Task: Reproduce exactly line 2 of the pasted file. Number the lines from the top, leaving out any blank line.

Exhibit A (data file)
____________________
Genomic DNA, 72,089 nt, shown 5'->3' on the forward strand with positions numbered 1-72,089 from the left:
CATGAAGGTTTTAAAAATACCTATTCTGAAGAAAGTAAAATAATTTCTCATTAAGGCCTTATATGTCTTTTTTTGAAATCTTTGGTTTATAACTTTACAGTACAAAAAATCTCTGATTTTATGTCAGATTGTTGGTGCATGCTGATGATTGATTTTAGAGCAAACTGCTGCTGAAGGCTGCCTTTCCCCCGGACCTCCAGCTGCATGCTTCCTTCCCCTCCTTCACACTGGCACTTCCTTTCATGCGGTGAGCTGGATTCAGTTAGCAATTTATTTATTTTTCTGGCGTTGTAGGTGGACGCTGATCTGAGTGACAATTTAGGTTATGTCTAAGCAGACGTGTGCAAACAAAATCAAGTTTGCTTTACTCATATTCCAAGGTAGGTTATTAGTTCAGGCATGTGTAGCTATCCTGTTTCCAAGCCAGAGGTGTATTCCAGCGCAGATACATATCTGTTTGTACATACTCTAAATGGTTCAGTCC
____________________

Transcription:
CATGAAGGTTTTAAAAATACCTATTCTGAAGAAAGTAAAATAATTTCTCATTAAGGCCTTATATGTCTTTTTTTGAAATCTTTGGTTTATAACTTTACAGTACAAAAAATCTCTGATTTTATGTCAGATTGTTGGTGCATGCTGATGATTGATTTTAGAGCAAACTGCTGCTGAAGGCTGCCTTTCCCCCGGACCTCCAGCTGCATGCTTCCTTCCCCTCCTTCACACTGGCACTTCCTTTCATGCGGTGAGCTGGATTCAGTTAGCAATTTATTTATTTTTCTGGCGTTGTAGGTGGACGCTGATCTGAGTGACAATTTAGGTTATGTCTAAGCAGACGTGTGCAAACAAAATCAAGTTTGCTTTACTCATATTCCAAGGTAGGTTATTAGTTCAGGCATGTGTAGCTATCCTGTTTCCAAGCCAGAGGTGTATTCCAGCGCAGATACATATCTGTTTGTACATACTCTAAATGGTTCAGTCC